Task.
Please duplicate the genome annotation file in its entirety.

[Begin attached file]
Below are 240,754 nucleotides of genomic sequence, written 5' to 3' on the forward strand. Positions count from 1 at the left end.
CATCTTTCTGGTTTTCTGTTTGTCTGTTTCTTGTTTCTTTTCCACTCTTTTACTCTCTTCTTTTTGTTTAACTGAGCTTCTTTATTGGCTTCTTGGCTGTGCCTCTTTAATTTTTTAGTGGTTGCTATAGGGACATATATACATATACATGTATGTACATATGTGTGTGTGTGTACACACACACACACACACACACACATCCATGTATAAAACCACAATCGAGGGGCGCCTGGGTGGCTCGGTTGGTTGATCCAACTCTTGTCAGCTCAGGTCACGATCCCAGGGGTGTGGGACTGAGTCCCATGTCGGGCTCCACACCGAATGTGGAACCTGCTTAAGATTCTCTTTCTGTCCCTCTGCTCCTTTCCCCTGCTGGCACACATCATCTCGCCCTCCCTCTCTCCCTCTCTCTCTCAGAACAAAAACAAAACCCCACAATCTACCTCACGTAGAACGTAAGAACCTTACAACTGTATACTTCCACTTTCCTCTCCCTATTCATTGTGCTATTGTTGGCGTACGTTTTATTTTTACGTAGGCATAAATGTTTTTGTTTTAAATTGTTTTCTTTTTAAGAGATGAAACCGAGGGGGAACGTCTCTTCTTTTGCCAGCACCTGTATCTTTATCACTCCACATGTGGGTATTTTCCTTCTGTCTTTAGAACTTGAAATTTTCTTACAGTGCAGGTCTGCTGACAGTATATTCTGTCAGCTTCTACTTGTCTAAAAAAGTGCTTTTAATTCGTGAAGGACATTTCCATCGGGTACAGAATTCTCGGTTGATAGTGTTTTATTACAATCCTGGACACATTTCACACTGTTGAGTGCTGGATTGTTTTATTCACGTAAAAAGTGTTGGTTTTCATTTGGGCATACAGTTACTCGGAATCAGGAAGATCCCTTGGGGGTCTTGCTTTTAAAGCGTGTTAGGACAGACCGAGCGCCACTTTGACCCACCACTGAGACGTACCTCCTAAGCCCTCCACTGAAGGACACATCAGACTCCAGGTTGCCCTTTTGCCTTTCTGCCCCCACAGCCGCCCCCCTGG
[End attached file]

Below are 240,754 nucleotides of genomic sequence, written 5' to 3' on the forward strand. Positions count from 1 at the left end.
CATCTTTCTGGTTTTCTGTTTGTCTGTTTCTTGTTTCTTTTCCACTCTTTTACTCTCTTCTTTTTGTTTAACTGAGCTTCTTTATTGGCTTCTTGGCTGTGCCTCTTTAATTTTTTAGTGGTTGCTATAGGGACATATATACATATACATGTATGTACATATGTGTGTGTGTGTACACACACACACACACACACACACATCCATGTATAAAACCACAATCGAGGGGCGCCTGGGTGGCTCGGTTGGTTGATCCAACTCTTGTCAGCTCAGGTCACGATCCCAGGGGTGTGGGACTGAGTCCCATGTCGGGCTCCACACCGAATGTGGAACCTGCTTAAGATTCTCTTTCTGTCCCTCTGCTCCTTTCCCCTGCTGGCACACATCATCTCGCCCTCCCTCTCTCCCTCTCTCTCTCAGAACAAAAACAAAACCCCACAATCTACCTCACGTAGAACGTAAGAACCTTACAACTGTATACTTCCACTTTCCTCTCCCTATTCATTGTGCTATTGTTGGCGTACGTTTTATTTTTACGTAGGCATAAATGTTTTTGTTTTAAATTGTTTTCTTTTTAAGAGATGAAACCGAGGGGGAACGTCTCTTCTTTTGCCAGCACCTGTATCTTTATCACTCCACATGTGGGTATTTTCCTTCTGTCTTTAGAACTTGAAATTTTCTTACAGTGCAGGTCTGCTGACAGTATATTCTGTCAGCTTCTACTTGTCTAAAAAAGTGCTTTTAATTCGTGAAGGACATTTCCATCGGGTACAGAATTCTCGGTTGATAGTGTTTTATTACAATCCTGGACACATTTCACACTGTTGAGTGCTGGATTGTTTTATTCACGTAAAAAGTGTTGGTTTTCATTTGGGCATACAGTTACTCGGAATCAGGAAGATCCCTTGGGGGTCTTGCTTTTAAAGCGTGTTAGGACAGACCGAGCGCCACTTTGACCCACCACTGAGACGTACCTCCTAAGCCCTCCACTGAAGGACACATCAGACTCCAGGTTGCCCTTTTGCCTTTCTGCCCCCACAGCCGCCCCCCTGG